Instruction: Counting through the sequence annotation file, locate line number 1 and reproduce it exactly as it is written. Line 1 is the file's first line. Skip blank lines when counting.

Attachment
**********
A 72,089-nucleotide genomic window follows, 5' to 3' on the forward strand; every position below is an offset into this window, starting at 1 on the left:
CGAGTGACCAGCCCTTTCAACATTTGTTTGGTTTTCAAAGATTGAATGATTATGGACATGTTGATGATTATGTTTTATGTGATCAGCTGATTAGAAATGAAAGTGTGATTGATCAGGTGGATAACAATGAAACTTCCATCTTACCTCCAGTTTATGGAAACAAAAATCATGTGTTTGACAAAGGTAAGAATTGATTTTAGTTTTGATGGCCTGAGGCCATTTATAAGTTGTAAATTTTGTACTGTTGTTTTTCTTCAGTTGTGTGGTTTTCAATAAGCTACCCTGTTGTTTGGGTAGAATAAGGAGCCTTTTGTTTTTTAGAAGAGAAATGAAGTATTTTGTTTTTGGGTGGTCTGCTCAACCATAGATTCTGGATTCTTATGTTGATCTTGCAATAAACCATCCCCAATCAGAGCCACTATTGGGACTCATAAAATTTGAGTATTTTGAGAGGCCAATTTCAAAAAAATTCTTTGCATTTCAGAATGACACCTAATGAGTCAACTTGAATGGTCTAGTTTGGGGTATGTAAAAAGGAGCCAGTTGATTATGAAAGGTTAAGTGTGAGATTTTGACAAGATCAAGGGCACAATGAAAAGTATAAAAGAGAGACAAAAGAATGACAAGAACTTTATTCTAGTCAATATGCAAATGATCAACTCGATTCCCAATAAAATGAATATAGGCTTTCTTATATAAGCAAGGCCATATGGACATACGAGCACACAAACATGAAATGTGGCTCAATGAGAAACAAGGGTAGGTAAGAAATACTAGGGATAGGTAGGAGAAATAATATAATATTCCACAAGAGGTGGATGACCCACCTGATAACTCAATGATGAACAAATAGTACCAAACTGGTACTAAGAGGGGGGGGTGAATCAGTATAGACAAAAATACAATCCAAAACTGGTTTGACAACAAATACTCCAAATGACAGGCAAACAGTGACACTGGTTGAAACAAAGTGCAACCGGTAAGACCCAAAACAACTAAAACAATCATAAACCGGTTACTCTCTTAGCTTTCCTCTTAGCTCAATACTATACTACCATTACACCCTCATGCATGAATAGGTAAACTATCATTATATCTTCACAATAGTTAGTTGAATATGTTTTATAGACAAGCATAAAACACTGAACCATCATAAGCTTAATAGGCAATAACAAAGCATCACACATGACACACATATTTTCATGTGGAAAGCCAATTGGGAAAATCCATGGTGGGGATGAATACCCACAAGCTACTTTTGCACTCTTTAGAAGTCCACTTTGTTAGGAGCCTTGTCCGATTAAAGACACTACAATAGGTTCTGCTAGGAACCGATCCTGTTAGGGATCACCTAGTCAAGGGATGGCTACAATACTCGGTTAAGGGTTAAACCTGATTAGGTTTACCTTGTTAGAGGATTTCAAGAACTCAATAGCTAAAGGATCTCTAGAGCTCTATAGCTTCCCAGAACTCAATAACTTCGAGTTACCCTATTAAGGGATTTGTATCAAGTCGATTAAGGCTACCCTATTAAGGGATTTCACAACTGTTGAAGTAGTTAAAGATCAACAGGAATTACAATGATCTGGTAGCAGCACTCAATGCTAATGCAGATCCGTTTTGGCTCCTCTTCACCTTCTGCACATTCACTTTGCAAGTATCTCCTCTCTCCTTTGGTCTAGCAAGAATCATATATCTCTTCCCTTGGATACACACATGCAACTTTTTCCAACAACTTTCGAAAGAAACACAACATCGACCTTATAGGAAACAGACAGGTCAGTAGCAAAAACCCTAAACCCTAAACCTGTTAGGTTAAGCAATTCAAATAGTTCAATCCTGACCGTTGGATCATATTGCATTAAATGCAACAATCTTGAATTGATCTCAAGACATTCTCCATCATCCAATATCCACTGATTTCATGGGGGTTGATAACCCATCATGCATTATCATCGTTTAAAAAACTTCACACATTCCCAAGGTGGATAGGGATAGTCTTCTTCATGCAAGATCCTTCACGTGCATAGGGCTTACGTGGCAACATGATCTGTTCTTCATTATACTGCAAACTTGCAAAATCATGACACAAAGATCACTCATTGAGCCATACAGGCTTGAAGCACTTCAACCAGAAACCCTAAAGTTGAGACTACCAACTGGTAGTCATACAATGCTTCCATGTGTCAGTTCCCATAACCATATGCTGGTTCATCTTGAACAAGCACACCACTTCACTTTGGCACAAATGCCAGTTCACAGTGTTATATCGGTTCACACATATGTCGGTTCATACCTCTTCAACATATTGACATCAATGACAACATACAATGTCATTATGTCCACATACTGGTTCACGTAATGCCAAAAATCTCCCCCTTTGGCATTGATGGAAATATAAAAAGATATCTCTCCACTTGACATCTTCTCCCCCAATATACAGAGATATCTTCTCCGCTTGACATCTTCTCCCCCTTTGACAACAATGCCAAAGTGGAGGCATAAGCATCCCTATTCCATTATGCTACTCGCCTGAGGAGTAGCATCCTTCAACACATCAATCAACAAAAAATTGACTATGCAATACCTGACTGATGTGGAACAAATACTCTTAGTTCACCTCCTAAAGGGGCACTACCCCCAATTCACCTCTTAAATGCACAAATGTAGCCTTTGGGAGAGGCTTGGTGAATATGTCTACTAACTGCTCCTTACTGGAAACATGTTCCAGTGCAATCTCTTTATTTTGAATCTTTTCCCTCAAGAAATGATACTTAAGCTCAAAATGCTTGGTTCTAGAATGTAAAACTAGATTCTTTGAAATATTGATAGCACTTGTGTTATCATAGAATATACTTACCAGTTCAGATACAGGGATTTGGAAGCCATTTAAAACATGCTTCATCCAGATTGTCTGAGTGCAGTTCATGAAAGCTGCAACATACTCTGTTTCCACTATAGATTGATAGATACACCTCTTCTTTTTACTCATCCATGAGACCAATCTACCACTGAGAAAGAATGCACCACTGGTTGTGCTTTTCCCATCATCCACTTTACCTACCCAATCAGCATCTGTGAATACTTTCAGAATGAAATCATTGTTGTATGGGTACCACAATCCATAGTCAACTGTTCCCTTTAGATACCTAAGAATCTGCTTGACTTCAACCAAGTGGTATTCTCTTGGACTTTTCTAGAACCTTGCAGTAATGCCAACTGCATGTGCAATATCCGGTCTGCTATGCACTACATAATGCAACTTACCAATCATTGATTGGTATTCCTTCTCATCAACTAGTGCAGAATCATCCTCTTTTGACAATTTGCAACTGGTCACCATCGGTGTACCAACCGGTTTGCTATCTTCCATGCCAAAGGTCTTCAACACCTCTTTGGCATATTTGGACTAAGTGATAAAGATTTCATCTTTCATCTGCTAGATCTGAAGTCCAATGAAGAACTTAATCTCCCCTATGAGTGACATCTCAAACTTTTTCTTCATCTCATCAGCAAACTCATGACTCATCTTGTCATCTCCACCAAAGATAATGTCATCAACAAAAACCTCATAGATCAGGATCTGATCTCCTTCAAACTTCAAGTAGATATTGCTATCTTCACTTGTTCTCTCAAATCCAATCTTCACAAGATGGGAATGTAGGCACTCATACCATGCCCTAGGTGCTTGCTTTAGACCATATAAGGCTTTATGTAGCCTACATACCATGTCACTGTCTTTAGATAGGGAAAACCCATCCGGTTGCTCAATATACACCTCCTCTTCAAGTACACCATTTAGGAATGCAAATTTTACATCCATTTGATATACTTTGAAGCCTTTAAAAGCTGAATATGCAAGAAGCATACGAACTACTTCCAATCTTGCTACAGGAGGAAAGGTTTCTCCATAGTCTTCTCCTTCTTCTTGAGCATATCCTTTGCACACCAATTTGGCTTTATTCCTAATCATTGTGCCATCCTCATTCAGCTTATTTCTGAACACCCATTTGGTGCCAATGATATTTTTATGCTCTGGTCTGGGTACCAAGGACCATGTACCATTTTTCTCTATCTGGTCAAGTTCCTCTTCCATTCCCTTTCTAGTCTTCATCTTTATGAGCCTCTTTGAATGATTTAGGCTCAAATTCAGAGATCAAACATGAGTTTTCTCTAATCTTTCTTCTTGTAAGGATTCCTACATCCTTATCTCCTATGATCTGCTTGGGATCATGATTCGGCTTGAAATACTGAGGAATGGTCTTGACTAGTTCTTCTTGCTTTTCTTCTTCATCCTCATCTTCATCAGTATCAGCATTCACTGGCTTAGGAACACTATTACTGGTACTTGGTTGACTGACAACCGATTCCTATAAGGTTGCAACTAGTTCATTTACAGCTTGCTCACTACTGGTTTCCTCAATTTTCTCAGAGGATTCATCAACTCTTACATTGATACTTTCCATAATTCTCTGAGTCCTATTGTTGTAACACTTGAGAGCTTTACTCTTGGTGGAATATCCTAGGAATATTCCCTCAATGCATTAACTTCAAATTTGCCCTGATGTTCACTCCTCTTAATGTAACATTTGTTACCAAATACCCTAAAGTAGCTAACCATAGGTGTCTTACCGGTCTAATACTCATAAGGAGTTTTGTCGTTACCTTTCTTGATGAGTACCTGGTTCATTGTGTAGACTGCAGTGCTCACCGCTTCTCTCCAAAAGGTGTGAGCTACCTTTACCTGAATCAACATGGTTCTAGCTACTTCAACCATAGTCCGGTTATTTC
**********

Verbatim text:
A 72,089-nucleotide genomic window follows, 5' to 3' on the forward strand; every position below is an offset into this window, starting at 1 on the left: